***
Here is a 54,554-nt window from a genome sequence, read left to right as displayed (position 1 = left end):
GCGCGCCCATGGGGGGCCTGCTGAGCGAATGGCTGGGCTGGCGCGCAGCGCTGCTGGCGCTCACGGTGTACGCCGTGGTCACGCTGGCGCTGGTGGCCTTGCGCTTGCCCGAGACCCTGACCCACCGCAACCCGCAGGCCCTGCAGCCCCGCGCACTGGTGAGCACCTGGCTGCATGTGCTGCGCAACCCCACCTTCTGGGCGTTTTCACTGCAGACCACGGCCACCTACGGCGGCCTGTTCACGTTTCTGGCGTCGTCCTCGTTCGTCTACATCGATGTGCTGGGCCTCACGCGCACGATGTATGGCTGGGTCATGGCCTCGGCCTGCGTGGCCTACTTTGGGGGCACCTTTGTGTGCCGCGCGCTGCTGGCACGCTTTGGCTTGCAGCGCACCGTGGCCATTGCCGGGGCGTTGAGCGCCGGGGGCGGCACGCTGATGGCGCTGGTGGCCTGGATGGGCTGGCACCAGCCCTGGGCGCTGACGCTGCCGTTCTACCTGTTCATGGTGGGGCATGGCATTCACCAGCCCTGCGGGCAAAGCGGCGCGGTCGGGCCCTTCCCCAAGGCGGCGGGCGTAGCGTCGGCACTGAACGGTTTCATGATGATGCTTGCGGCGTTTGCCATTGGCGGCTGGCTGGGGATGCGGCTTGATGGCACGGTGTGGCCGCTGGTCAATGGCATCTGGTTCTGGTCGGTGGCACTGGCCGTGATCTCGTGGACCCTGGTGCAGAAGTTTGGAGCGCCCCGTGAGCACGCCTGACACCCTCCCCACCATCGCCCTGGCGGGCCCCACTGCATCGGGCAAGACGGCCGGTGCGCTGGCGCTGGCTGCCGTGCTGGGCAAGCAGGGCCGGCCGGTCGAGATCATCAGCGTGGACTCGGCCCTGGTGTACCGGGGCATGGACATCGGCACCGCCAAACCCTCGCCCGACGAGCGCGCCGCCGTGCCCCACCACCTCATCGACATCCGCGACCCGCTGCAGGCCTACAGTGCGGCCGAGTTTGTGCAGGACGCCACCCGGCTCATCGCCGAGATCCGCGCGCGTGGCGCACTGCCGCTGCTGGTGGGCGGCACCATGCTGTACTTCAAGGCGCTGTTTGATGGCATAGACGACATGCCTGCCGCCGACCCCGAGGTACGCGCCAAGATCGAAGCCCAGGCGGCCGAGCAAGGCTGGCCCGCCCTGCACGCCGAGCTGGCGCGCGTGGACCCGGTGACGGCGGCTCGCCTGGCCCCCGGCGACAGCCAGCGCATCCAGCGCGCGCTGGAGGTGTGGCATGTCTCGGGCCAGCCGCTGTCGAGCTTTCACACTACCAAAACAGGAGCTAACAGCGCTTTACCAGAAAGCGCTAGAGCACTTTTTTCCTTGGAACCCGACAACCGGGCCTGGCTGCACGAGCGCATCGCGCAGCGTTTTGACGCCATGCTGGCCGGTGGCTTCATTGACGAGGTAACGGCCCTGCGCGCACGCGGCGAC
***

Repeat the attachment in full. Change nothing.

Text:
Here is a 54,554-nt window from a genome sequence, read left to right as displayed (position 1 = left end):
GCGCGCCCATGGGGGGCCTGCTGAGCGAATGGCTGGGCTGGCGCGCAGCGCTGCTGGCGCTCACGGTGTACGCCGTGGTCACGCTGGCGCTGGTGGCCTTGCGCTTGCCCGAGACCCTGACCCACCGCAACCCGCAGGCCCTGCAGCCCCGCGCACTGGTGAGCACCTGGCTGCATGTGCTGCGCAACCCCACCTTCTGGGCGTTTTCACTGCAGACCACGGCCACCTACGGCGGCCTGTTCACGTTTCTGGCGTCGTCCTCGTTCGTCTACATCGATGTGCTGGGCCTCACGCGCACGATGTATGGCTGGGTCATGGCCTCGGCCTGCGTGGCCTACTTTGGGGGCACCTTTGTGTGCCGCGCGCTGCTGGCACGCTTTGGCTTGCAGCGCACCGTGGCCATTGCCGGGGCGTTGAGCGCCGGGGGCGGCACGCTGATGGCGCTGGTGGCCTGGATGGGCTGGCACCAGCCCTGGGCGCTGACGCTGCCGTTCTACCTGTTCATGGTGGGGCATGGCATTCACCAGCCCTGCGGGCAAAGCGGCGCGGTCGGGCCCTTCCCCAAGGCGGCGGGCGTAGCGTCGGCACTGAACGGTTTCATGATGATGCTTGCGGCGTTTGCCATTGGCGGCTGGCTGGGGATGCGGCTTGATGGCACGGTGTGGCCGCTGGTCAATGGCATCTGGTTCTGGTCGGTGGCACTGGCCGTGATCTCGTGGACCCTGGTGCAGAAGTTTGGAGCGCCCCGTGAGCACGCCTGACACCCTCCCCACCATCGCCCTGGCGGGCCCCACTGCATCGGGCAAGACGGCCGGTGCGCTGGCGCTGGCTGCCGTGCTGGGCAAGCAGGGCCGGCCGGTCGAGATCATCAGCGTGGACTCGGCCCTGGTGTACCGGGGCATGGACATCGGCACCGCCAAACCCTCGCCCGACGAGCGCGCCGCCGTGCCCCACCACCTCATCGACATCCGCGACCCGCTGCAGGCCTACAGTGCGGCCGAGTTTGTGCAGGACGCCACCCGGCTCATCGCCGAGATCCGCGCGCGTGGCGCACTGCCGCTGCTGGTGGGCGGCACCATGCTGTACTTCAAGGCGCTGTTTGATGGCATAGACGACATGCCTGCCGCCGACCCCGAGGTACGCGCCAAGATCGAAGCCCAGGCGGCCGAGCAAGGCTGGCCCGCCCTGCACGCCGAGCTGGCGCGCGTGGACCCGGTGACGGCGGCTCGCCTGGCCCCCGGCGACAGCCAGCGCATCCAGCGCGCGCTGGAGGTGTGGCATGTCTCGGGCCAGCCGCTGTCGAGCTTTCACACTACCAAAACAGGAGCTAACAGCGCTTTACCAGAAAGCGCTAGAGCACTTTTTTCCTTGGAACCCGACAACCGGGCCTGGCTGCACGAGCGCATCGCGCAGCGTTTTGACGCCATGCTGGCCGGTGGCTTCATTGACGAGGTAACGGCCCTGCGCGCACGCGGCGAC